A Marie Stopes International clinic. On Nov 19, 2018 Kenya banned the international charity from offering abortion services to women and girls after complaints it was promoting the termination of unwanted pregnancies. File picture: AFP.

NAIROBI - A human rights group on Friday challenged the Kenyan government in court over banning international charity Marie Stopes from providing abortion services, saying the move would drive thousands of women and girls to backstreet clinics.

Kenyan authorities directed Marie Stopes to suspend offering abortions and post-abortion care on Nov. 14, after complaints its media campaign was promoting the termination of unwanted pregnancies - a charge the charity denies.

Abortions are not permitted in Kenya unless a woman's life or health is in danger and emergency treatment is required.

The Center for Reproductive Rights (CRR) said it had filed a petition calling on the high court to declare the ban by the Kenya Medical Practitioners and Dentists Board (KMPDB) unconstitutional and have it lifted immediately.

"Marie Stopes is providing emergency abortions and post-abortive care - and this is provided for under the constitution," Evelyne Opondo, CRR's Africa director, told the Thomson Reuters Foundation. "The constitution also states that emergency care is a right of every citizen and so Marie Stopes - like any other health facility - has an obligation to provide such care."

Opondo said the ban would have a huge impact on the women and girls from poor informal settlements who make up the majority of the charity's patients. It would drive many to backstreet clinics, putting their lives at risk, she added.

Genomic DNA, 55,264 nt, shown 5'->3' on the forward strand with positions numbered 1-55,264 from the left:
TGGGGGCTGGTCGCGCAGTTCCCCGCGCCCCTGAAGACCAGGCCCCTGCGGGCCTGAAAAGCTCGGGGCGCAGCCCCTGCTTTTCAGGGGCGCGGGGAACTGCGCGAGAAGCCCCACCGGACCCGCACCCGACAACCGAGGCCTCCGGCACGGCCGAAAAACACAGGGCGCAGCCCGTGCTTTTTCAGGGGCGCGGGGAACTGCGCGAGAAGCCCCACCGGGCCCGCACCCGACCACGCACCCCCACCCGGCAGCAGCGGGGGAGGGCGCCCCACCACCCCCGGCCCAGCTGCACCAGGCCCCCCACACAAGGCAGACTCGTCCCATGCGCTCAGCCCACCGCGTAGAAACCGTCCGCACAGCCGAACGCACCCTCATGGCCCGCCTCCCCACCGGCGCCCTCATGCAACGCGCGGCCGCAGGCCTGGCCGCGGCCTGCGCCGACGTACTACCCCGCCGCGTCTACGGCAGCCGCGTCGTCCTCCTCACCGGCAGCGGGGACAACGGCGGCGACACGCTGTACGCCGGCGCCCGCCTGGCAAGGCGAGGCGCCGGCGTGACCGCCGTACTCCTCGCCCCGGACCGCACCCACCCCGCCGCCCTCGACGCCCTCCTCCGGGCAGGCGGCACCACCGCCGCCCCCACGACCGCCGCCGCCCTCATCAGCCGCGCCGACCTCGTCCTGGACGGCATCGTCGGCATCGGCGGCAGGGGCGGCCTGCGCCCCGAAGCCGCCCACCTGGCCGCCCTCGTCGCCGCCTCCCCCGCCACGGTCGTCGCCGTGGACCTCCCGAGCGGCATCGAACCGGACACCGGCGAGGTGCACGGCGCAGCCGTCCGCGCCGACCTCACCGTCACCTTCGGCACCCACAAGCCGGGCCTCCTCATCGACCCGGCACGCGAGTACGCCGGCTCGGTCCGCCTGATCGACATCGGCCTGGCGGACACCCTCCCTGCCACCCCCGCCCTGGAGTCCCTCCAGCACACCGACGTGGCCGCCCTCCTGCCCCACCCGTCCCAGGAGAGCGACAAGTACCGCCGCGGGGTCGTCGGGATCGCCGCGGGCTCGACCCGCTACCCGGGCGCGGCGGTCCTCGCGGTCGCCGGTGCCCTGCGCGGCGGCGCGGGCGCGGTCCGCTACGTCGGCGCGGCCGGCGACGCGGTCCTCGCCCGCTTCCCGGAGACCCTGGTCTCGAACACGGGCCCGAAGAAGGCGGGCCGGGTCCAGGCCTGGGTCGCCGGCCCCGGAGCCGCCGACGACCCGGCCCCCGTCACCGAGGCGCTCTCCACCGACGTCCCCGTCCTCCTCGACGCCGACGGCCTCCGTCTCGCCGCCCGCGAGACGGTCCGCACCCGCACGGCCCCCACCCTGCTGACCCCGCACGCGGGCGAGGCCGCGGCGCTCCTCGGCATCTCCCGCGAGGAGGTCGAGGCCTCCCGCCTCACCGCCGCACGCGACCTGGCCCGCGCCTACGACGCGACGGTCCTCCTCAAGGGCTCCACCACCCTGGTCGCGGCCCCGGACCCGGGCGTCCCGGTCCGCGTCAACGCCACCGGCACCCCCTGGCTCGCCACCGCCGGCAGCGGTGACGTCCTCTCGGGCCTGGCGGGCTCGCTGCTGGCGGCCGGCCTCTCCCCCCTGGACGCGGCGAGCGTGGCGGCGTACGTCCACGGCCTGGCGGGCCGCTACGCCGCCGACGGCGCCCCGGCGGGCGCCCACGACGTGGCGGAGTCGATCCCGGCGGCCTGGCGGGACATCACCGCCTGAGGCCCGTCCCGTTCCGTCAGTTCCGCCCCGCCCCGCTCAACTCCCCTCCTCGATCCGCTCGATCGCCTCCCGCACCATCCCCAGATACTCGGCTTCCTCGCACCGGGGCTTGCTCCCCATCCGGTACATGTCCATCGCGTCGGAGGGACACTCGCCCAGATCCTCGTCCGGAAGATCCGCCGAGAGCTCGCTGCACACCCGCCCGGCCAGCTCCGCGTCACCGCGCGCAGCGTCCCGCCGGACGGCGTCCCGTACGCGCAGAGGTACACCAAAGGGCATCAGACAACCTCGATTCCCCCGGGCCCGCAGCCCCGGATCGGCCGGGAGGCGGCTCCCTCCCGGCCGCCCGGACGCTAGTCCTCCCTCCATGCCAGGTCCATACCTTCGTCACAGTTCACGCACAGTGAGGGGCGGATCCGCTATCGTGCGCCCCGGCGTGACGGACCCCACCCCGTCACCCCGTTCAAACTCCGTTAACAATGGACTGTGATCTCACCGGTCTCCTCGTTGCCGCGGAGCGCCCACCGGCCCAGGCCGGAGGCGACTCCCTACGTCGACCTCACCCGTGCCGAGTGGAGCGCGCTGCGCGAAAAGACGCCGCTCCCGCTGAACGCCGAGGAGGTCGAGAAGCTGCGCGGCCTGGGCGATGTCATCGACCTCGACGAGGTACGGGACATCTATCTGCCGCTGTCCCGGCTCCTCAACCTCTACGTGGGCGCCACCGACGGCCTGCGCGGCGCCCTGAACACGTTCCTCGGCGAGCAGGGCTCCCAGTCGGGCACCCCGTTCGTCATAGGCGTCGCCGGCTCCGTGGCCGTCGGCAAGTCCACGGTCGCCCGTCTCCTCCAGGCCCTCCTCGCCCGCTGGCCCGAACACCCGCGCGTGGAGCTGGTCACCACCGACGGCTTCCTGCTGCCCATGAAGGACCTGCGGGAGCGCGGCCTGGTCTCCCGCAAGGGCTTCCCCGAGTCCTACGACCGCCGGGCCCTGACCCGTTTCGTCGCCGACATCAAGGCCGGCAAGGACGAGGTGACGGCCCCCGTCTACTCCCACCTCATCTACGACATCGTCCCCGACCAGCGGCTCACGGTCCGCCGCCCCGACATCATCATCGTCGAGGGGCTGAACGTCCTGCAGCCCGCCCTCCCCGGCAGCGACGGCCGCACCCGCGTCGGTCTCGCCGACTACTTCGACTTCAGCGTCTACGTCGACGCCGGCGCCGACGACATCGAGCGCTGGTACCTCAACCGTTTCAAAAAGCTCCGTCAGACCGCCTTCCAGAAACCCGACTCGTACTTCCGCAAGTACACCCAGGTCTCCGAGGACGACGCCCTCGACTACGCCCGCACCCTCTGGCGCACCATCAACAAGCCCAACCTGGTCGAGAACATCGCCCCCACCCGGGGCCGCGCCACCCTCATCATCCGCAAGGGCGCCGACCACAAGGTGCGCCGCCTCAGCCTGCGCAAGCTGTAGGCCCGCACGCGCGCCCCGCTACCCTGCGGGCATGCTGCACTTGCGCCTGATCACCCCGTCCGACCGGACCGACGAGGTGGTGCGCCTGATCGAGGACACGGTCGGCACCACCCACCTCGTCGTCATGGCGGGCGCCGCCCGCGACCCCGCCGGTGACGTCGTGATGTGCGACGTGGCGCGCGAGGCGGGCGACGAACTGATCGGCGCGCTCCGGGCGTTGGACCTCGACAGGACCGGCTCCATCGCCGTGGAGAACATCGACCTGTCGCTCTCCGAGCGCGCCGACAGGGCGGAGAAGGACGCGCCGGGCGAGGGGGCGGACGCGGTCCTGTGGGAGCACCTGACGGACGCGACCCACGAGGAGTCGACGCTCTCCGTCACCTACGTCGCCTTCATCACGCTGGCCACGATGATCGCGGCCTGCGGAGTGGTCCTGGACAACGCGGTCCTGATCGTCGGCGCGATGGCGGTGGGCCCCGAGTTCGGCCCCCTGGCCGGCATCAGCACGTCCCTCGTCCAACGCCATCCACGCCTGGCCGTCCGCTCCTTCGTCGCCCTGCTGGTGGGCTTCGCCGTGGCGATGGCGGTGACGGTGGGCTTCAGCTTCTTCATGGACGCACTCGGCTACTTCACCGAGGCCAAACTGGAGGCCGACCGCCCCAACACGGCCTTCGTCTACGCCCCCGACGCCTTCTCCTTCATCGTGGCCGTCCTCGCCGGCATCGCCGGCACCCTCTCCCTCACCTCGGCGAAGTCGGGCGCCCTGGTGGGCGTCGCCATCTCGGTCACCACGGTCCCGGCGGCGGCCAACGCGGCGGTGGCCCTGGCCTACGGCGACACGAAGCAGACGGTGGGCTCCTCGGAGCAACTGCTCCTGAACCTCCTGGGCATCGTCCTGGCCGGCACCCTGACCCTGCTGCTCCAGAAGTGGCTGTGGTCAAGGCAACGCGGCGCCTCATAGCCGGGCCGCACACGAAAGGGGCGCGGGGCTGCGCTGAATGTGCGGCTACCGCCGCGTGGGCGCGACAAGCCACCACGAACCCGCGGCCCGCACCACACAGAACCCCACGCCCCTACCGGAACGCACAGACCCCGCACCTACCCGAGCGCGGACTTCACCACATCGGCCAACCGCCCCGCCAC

Marie Stopes - which has worked in Kenya for more than three decades and has 22 clinics across the east African nation - said it was not part of the petition.

The charity said its media campaign was aimed at creating public awareness of Kenya's high rates of unsafe abortion, rather than encouraging people to terminate their pregnancies.

"Wherever we work, Marie Stopes International respects and complies with national laws and regulations governing abortion," a spokesman for Marie Stopes Kenya said.

"In Kenya, abortion is legally permitted when a woman's health or life is at risk, yet a lack of awareness about the law means on average seven women die every day as the result of an unsafe abortion."


Almost half a million abortions were conducted in Kenya in 2012 - mostly in backstreet clinics - with one in four women and girls suffering complications such as high fever, sepsis, shock and organ failure, said a February health ministry report.

An estimated 266 women die per 100,000 unsafe abortions in Kenya - higher than rates estimated in other east African nations, it added.

This is not the first time Marie Stopes - which works in 37 countries in Africa, Asia, Europe, South America as well as the United States - has faced a suspension or closure over its abortion services.

Earlier this week, Niger's health ministry ordered two clinics run by the charity to close because it had performed abortions, which is banned under Nigerien law except in cases when the pregnancy endangers the mother's life.

A British watchdog in 2016 suspended the charity from performing abortions on under-18s and vulnerable women, and suspended abortions under general anaesthetic after raising concerns over patient care.

Pro-life campaigners lobbying for Marie Stopes clinics to be shut down across Africa criticised the bid to have the ban lifted.

"Abortion is illegal in Kenya, these guys are fighting a losing battle and they should spare us the attention-seeking stunts," said Ann Kioko, Africa campaigns manager for CitizenGO.

"Our efforts to save babies from the abortion mill are not stopping any time soon. It has been a booming baby killing business for Marie Stopes, but their days are numbered." 

Thomson Reuters Foundation